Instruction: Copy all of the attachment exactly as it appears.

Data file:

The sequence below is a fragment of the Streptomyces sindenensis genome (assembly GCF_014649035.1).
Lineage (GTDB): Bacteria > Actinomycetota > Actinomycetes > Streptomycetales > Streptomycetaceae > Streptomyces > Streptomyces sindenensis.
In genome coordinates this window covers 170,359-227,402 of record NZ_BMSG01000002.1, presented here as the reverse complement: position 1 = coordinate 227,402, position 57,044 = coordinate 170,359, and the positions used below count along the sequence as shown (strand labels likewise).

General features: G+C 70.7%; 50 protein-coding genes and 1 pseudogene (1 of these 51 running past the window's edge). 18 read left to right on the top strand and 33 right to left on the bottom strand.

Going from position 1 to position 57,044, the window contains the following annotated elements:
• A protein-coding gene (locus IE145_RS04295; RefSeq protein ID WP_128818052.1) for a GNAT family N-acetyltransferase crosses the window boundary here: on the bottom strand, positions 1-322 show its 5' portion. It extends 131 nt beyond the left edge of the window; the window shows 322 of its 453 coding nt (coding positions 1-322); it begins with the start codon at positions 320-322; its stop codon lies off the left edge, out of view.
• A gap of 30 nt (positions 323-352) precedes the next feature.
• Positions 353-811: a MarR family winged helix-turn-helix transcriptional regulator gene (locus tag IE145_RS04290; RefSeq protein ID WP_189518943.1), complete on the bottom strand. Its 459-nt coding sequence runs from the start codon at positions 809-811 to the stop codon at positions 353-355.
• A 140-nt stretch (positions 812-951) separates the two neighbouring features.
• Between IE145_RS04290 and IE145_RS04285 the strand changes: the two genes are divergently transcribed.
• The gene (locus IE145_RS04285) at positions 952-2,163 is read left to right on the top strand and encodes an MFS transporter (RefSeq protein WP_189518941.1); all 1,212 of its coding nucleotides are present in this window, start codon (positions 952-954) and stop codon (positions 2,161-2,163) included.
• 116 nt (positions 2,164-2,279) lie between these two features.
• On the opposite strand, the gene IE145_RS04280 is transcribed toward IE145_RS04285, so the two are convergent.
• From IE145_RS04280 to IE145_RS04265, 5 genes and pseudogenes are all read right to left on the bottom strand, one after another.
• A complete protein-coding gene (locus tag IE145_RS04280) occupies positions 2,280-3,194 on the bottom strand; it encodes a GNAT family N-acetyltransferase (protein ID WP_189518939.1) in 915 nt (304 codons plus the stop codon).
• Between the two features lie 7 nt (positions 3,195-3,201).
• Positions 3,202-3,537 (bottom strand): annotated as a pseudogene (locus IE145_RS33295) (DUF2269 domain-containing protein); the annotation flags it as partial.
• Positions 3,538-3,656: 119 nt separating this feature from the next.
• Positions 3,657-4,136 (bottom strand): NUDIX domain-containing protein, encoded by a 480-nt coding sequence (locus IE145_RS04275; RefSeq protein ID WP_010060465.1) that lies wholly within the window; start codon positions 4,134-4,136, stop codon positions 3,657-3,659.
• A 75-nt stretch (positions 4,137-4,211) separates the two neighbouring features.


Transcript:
The sequence below is a fragment of the Streptomyces sindenensis genome (assembly GCF_014649035.1).
Lineage (GTDB): Bacteria > Actinomycetota > Actinomycetes > Streptomycetales > Streptomycetaceae > Streptomyces > Streptomyces sindenensis.
In genome coordinates this window covers 170,359-227,402 of record NZ_BMSG01000002.1, presented here as the reverse complement: position 1 = coordinate 227,402, position 57,044 = coordinate 170,359, and the positions used below count along the sequence as shown (strand labels likewise).

General features: G+C 70.7%; 50 protein-coding genes and 1 pseudogene (1 of these 51 running past the window's edge). 18 read left to right on the top strand and 33 right to left on the bottom strand.

Going from position 1 to position 57,044, the window contains the following annotated elements:
• A protein-coding gene (locus IE145_RS04295; RefSeq protein ID WP_128818052.1) for a GNAT family N-acetyltransferase crosses the window boundary here: on the bottom strand, positions 1-322 show its 5' portion. It extends 131 nt beyond the left edge of the window; the window shows 322 of its 453 coding nt (coding positions 1-322); it begins with the start codon at positions 320-322; its stop codon lies off the left edge, out of view.
• A gap of 30 nt (positions 323-352) precedes the next feature.
• Positions 353-811: a MarR family winged helix-turn-helix transcriptional regulator gene (locus tag IE145_RS04290; RefSeq protein ID WP_189518943.1), complete on the bottom strand. Its 459-nt coding sequence runs from the start codon at positions 809-811 to the stop codon at positions 353-355.
• A 140-nt stretch (positions 812-951) separates the two neighbouring features.
• Between IE145_RS04290 and IE145_RS04285 the strand changes: the two genes are divergently transcribed.
• The gene (locus IE145_RS04285) at positions 952-2,163 is read left to right on the top strand and encodes an MFS transporter (RefSeq protein WP_189518941.1); all 1,212 of its coding nucleotides are present in this window, start codon (positions 952-954) and stop codon (positions 2,161-2,163) included.
• 116 nt (positions 2,164-2,279) lie between these two features.
• On the opposite strand, the gene IE145_RS04280 is transcribed toward IE145_RS04285, so the two are convergent.
• From IE145_RS04280 to IE145_RS04265, 5 genes and pseudogenes are all read right to left on the bottom strand, one after another.
• A complete protein-coding gene (locus tag IE145_RS04280) occupies positions 2,280-3,194 on the bottom strand; it encodes a GNAT family N-acetyltransferase (protein ID WP_189518939.1) in 915 nt (304 codons plus the stop codon).
• Between the two features lie 7 nt (positions 3,195-3,201).
• Positions 3,202-3,537 (bottom strand): annotated as a pseudogene (locus IE145_RS33295) (DUF2269 domain-containing protein); the annotation flags it as partial.
• Positions 3,538-3,656: 119 nt separating this feature from the next.
• Positions 3,657-4,136 (bottom strand): NUDIX domain-containing protein, encoded by a 480-nt coding sequence (locus IE145_RS04275; RefSeq protein ID WP_010060465.1) that lies wholly within the window; start codon positions 4,134-4,136, stop codon positions 3,657-3,659.
• A 75-nt stretch (positions 4,137-4,211) separates the two neighbouring features.